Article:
The notion that performing suspensions is the hallmark of a competent rigger is actually harmful. It creates the idea that once someone does suspensions they are an “expert”. There is no master rigger certification and performing flashy suspensions doesn’t mean that a rigger is competent or particularly safe. A hidden truth is that it’s fairly easy to learn the mechanics of a suspension and to lift someone. The best riggers delve into more than the mechanical aspects of a lift. Good riggers are diligent about safety, attentive while working with bottoms, can compensate for changes in a scene and practice informed consent. These intangibles, combined with skills make someone a good rigger, not blindly hoisting someone up to take a photo.
3. Every Bondage Rigging Scene is Sexual – Is tying someone always sexual? Well, it really depends on what someone considers rigging and sex. Traditional kinbaku has a deep sexual component, the process of tying and manipulating the bottom’s body is intended to create a sense of erotic shame and vulnerability. Watching or participating in such scenes can be extremely intimate and yes, arousing. Western bondage emphasizes the utility of bondage, simply restraining someone in order to do wicked, wonderful things to them. Bedroom bondage is practically a form of foreplay. Despite this, sex isn’t the sole purpose of bondage. In fact, attentive rigging can make sex downright impractical.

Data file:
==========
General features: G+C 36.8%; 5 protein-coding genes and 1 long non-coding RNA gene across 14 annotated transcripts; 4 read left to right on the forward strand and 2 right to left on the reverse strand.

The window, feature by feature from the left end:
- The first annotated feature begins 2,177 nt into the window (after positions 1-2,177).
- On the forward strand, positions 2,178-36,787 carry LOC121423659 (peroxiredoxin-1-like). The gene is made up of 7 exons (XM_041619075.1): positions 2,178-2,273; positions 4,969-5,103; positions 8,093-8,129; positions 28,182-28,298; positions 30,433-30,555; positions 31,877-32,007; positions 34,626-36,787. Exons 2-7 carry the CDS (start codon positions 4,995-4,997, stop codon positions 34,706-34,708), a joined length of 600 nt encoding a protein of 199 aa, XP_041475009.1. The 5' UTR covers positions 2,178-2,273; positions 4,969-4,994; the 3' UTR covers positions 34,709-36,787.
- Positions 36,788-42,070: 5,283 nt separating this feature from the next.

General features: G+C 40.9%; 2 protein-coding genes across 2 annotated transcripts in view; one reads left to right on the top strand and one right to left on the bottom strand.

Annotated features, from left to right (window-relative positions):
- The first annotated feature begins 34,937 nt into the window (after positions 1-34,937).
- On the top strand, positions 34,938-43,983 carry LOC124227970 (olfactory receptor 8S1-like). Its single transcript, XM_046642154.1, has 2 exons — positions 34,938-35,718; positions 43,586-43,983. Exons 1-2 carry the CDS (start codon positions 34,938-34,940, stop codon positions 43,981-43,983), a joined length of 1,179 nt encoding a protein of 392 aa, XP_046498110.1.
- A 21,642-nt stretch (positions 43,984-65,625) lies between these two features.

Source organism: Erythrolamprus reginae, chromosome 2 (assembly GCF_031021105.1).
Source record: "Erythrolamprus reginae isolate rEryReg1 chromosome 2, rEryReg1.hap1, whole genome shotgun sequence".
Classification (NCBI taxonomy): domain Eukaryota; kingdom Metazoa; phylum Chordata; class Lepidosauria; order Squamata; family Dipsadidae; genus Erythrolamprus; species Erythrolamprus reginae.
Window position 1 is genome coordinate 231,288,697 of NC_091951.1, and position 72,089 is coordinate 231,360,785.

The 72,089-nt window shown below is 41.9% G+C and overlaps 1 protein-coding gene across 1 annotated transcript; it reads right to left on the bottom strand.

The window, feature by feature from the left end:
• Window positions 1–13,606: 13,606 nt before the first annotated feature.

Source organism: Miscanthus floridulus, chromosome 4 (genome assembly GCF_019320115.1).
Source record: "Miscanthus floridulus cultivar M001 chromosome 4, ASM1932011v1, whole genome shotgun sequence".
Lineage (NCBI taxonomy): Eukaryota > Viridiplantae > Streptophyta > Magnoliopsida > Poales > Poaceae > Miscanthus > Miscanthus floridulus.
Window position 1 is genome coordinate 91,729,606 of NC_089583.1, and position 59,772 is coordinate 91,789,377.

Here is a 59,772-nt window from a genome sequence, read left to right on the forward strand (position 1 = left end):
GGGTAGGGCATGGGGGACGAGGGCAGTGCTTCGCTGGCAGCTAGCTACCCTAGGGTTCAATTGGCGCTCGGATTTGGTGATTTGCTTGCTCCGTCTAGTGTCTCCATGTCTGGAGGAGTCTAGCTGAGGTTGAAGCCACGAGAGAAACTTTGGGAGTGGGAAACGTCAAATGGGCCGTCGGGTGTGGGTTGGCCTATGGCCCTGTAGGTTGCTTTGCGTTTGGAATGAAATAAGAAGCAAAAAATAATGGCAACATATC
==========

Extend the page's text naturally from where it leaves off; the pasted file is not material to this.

Not every bondage scene is meant to be a prequel to sex. Rigging can be an artistic or creative exercise, a connective moment between partners or a silly encounter. People seek a lot of differnt things out of tying, that have nothing to do with sex. Granted, rigging your partner spread eagle to a bed is an awesome warm up for consensual sex. But riggers can also have a moment of connection without expecting or wanting sexual contact. Tying someone requires attentiveness to what your partner is communicating. An intense rigging experience can be physically and emotionally draining, to the degree that penetrative sex just doesn’t happen during a scene. Sometimes rope is part of a sexual scene, other times rope itself is the scene.
4. All Riggers are Dominants – Some, but not all riggers are dominants. There is an actually a distinction between being a rope top and a dominant, although the roles sometimes overlap.